Many Senior Executives and managers get to a point in their career when they would like to see a real change to their role and methods of work.
They long for a change where delivery is favoured over hours in the office. But they face an unrelenting long-hours culture where any request to work differently or to negotiate new terms is viewed with suspicion and negativity. The stereotyping of older workers, being viewed as wanting to “coast” to retirement, can compound this attitude.
There are a range of drivers for this growing phenomenon; some are social and economic, such as an aging population with poorer pension provision needing to work on longer. Others are cultural, such as the growing sense of a need for more meaning in work. Another example is that Senior Managers simply want to have the space to do other fulfilling things such a voluntary work, sports or spending time with family, knowing this is likely to reenergise their approach to work.
Few employers have the courage and insight to support these requests, particularly if the case is not put well by the Executive.
So what reasons will employers respond to most favourably when a request for flexible working is put in?
It all depends on the circumstances, but a carefully crafted request for flexible working with persuasive reasons might well be the key to unlocking the door to fresh horizons in your career.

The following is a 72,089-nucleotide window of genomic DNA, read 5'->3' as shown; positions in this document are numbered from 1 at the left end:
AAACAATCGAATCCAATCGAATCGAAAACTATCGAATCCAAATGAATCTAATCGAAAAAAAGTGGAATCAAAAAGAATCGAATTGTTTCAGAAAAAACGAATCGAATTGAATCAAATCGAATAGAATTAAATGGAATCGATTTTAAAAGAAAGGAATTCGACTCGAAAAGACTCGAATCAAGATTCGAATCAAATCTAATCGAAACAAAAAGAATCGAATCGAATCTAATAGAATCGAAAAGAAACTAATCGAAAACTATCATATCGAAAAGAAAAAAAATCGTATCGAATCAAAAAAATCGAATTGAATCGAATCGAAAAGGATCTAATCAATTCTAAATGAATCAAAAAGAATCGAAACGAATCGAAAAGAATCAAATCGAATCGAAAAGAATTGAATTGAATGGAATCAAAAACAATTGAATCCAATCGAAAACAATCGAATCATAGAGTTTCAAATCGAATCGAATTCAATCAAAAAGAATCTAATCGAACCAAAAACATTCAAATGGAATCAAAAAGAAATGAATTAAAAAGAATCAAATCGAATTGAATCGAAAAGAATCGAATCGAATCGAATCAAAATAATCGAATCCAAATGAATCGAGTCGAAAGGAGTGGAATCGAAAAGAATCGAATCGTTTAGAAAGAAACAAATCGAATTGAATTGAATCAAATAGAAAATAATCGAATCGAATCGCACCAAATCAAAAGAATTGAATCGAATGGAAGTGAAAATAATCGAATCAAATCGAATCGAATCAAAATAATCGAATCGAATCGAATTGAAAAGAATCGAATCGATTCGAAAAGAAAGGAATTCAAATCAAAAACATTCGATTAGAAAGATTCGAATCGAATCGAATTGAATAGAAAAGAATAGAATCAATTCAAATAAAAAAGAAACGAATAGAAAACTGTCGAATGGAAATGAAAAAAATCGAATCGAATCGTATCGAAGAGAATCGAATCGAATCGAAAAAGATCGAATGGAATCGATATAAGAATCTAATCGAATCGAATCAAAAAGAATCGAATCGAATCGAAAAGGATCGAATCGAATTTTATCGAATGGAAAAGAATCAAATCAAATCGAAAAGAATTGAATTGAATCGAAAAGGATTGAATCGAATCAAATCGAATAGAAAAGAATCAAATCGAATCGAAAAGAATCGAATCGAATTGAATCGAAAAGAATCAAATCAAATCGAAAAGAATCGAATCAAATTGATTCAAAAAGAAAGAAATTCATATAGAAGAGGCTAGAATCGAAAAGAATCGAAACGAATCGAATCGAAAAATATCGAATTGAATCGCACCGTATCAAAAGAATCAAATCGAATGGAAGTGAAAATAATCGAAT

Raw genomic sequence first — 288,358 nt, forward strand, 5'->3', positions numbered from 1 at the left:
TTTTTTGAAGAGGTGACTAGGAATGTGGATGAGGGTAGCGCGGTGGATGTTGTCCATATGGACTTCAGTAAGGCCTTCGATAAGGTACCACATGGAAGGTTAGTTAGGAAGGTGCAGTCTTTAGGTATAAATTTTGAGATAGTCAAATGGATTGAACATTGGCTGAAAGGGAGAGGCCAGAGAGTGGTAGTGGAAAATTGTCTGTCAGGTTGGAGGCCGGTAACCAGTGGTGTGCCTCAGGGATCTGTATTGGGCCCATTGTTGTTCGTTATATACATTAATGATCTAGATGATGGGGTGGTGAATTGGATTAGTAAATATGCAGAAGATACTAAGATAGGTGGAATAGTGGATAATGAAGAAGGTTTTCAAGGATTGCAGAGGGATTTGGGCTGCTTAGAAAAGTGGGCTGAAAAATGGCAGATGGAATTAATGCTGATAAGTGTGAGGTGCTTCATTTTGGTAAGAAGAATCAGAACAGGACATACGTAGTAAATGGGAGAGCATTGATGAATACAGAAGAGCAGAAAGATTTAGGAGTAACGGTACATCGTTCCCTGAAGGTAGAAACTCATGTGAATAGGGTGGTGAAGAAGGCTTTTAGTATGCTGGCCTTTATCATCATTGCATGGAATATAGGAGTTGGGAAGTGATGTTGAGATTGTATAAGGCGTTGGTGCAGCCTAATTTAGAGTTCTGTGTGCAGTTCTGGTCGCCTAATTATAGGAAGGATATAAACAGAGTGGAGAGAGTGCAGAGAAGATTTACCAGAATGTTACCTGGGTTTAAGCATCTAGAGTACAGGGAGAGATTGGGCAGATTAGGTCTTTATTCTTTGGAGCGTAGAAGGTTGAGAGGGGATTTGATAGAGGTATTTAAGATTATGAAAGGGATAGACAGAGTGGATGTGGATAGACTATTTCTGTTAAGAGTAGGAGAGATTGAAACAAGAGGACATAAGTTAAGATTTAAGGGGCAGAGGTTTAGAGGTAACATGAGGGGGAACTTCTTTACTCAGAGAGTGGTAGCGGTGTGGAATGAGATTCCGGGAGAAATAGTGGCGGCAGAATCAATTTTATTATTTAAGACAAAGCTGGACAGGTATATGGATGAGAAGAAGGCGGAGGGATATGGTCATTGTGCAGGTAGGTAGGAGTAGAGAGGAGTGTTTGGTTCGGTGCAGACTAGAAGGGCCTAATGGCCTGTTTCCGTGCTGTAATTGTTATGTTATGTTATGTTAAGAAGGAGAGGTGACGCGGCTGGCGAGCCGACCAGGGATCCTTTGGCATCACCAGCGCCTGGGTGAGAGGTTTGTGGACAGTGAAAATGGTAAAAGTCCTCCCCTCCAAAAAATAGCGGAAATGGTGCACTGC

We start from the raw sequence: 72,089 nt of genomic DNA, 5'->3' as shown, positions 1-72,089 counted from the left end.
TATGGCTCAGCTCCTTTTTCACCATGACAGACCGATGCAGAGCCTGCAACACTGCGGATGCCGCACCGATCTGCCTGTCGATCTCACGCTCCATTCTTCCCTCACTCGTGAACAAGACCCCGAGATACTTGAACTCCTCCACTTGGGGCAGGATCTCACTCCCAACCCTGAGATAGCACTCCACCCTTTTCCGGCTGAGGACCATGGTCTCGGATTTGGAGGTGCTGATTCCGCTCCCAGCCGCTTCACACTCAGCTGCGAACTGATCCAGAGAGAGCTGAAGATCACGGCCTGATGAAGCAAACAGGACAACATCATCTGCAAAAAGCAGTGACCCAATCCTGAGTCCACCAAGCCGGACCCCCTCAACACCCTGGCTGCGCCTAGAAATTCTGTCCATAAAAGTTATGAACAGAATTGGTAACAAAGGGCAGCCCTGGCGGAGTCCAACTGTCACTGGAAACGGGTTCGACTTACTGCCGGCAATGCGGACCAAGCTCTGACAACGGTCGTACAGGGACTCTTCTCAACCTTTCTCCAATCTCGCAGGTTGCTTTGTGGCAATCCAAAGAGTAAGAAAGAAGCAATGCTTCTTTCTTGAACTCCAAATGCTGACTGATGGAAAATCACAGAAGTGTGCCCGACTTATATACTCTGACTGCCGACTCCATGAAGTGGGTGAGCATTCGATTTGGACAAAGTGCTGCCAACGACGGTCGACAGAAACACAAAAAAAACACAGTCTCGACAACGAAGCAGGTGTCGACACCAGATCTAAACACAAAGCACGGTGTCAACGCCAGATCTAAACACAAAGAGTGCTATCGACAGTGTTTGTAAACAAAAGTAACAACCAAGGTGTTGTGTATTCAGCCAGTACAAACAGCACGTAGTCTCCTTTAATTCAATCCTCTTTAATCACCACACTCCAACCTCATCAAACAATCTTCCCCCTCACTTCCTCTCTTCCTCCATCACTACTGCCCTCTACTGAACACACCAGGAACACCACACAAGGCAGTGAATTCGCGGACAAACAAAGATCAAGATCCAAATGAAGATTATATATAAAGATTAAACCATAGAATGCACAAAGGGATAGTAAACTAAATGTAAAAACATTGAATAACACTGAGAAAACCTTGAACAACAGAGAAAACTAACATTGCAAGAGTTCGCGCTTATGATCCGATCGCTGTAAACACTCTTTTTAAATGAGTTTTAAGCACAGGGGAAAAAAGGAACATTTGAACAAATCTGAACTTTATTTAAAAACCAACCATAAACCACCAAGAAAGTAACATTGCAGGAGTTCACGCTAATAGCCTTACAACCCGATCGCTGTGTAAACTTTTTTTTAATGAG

Despite there being legitimate reasons to put in a request for flexible working, or to renegotiate your job role, some mature employees experience age discrimination from their employers in doing so. If that happens they need to take legal advice on age discrimination promptly.
There is a concern that they may find themselves passed over for promotion, moved to a new team and later made redundant, or side-lined in a restructure and given less client facing roles.
If you have suffered age discrimination at work, the expert Employment Solicitors at Slater and Gordon Lawyers UK can provide you with immediate representation. Get in touch by calling us on freephone 0800 916 9060 or contact us online.